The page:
Boots WebMD Partners in Health
Return To Boots

Healthy eating health centre

Select An Article

Gallbladder diet

Cholesterol plays a part in the formation of gallstones in the gallbladder and diet changes are one way of helping to prevent gallstones from forming.

Food that is high in cholesterol includes meat pies, sausages, fatty cuts of meat, butter, lard, cakes and biscuits.

Avoiding high cholesterol food may be recommended to help reduce the risk of gallstones. However, food is just one risk factor for the stones forming.

The NHS recommends a low-fat, high- fibre diet rich in fresh fruit, vegetables and wholegrains as part of gallstone prevention.

Cutting down on alcohol intake to no more than 3-4 units a day for men and 2-3 units a day for women may also help reduce the risk of gallstones.

Losing weight also helps to reduce the risk of gallstones in people who are overweight or obese. However, losing weight too quickly affects the bile in the gut and can increase the risk of gallstones forming. Gradual weight loss plans are recommended, after seeking medical advice.

Research on gallbladder-friendly foods

Some studies have indicated that drinking caffeinated coffee may possibly lower the risk of developing gallstones. However, more recent research does not support the theory that coffee protects against gallstones.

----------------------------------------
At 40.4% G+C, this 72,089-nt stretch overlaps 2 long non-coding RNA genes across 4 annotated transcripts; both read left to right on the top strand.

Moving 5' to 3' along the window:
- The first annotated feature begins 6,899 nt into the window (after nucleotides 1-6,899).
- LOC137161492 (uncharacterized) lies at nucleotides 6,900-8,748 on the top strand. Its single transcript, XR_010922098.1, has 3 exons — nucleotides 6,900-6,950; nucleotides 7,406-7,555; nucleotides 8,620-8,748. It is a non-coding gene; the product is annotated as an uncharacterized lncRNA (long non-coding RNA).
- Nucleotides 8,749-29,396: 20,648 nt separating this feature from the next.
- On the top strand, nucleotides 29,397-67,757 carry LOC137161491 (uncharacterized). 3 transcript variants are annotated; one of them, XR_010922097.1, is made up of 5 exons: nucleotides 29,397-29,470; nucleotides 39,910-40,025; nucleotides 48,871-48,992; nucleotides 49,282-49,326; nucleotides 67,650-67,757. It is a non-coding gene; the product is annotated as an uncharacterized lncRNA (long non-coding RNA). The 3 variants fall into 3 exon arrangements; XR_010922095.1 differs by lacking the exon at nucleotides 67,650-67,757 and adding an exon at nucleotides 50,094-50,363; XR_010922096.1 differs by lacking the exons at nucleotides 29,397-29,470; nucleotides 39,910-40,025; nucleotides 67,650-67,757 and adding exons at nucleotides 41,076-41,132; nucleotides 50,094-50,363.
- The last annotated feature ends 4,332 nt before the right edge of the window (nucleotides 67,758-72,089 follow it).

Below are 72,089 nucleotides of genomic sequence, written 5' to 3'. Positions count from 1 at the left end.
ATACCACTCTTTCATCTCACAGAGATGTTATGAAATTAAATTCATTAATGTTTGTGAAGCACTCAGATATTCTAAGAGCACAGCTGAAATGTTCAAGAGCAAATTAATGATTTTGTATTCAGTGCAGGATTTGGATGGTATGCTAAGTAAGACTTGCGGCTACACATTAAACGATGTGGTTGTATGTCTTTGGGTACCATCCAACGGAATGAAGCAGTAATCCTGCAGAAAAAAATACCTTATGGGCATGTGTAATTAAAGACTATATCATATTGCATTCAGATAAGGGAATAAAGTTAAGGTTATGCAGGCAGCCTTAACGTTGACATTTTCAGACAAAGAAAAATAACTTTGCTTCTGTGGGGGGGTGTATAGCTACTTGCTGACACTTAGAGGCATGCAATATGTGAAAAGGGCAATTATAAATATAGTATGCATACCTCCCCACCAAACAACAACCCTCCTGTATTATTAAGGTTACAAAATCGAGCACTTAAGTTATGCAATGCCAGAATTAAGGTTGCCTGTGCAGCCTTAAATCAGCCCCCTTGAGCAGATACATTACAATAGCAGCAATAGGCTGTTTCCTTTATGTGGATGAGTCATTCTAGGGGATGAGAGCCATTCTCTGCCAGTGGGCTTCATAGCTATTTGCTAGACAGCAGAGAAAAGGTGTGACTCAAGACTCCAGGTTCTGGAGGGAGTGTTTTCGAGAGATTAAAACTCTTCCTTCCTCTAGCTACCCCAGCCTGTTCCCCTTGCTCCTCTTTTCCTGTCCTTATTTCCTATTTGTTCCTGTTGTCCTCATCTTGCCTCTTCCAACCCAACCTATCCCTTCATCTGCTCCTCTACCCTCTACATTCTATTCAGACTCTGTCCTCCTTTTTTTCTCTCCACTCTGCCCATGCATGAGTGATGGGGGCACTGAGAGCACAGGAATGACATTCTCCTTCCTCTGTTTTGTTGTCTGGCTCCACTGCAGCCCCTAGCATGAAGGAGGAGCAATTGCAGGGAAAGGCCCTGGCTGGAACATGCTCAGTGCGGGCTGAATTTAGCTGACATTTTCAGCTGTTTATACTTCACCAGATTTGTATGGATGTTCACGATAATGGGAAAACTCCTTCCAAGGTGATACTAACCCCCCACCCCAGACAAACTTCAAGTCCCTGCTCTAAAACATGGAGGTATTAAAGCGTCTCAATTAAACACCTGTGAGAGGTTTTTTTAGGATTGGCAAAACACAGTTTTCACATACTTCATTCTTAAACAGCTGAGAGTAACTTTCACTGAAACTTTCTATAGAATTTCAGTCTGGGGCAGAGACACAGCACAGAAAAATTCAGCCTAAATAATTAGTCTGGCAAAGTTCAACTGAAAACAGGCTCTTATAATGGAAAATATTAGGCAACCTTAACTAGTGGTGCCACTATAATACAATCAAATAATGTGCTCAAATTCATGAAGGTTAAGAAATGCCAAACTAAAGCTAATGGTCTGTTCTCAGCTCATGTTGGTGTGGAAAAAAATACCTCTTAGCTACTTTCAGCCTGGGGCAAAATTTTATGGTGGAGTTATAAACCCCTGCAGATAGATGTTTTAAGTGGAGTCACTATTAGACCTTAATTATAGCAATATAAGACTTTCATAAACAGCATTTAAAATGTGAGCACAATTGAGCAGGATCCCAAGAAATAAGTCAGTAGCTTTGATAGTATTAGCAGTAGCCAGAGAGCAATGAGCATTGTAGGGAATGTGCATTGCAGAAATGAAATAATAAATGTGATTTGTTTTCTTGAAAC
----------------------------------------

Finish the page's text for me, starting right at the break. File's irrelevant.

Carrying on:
There is some evidence that regularly eating nuts, including peanuts or cashews, may help reduce the risk of gallstones.

Healthy eating after gall bladder surgery

One common treatment for gallstones is the removal of the gall bladder, so no further stones can form.

Aftercare following gall bladder removal may include advice about following a healthy well-balanced diet.

Too much fat in the diet may cause diarrhoea because of bile irritating the digestive system.

Patients may be recommended to eat more high-fibre foods, including brown rice and wholemeal bread, to help make stools (poo) more solid.

It may help to avoid some dairy products, spicy foods and caffeine if there is diarrhoea after a gall bladder operation.

Next Article:

WebMD Medical Reference

Medically Reviewed by Dr Rob Hicks on February 18, 2014

Stay informed

Sign up for BootsWebMD's free newsletters.
Sign Up Now!

Popular slideshows & tools on BootsWebMD

woman washing face
Prevent & treat flare-ups
donut on plate
The truth about sugar addiction
female patient consulting with female GP
Take action for a healthy baby
couple watching sunset
How much do you know?
cold sore
Prevent and treat cold sores
smiling african american woman
Best kept secrets of healthy hair
assorted spices
Pump up the flavour with spices
10 tips to lose weight after baby
crossword puzzle
Tips for the first hard days
sperm and egg
Facts to help you get pregnant
african american woman wiping sweat from forehead
Relief from excessive sweating
polka dot dress on hangar
Lose weight without dieting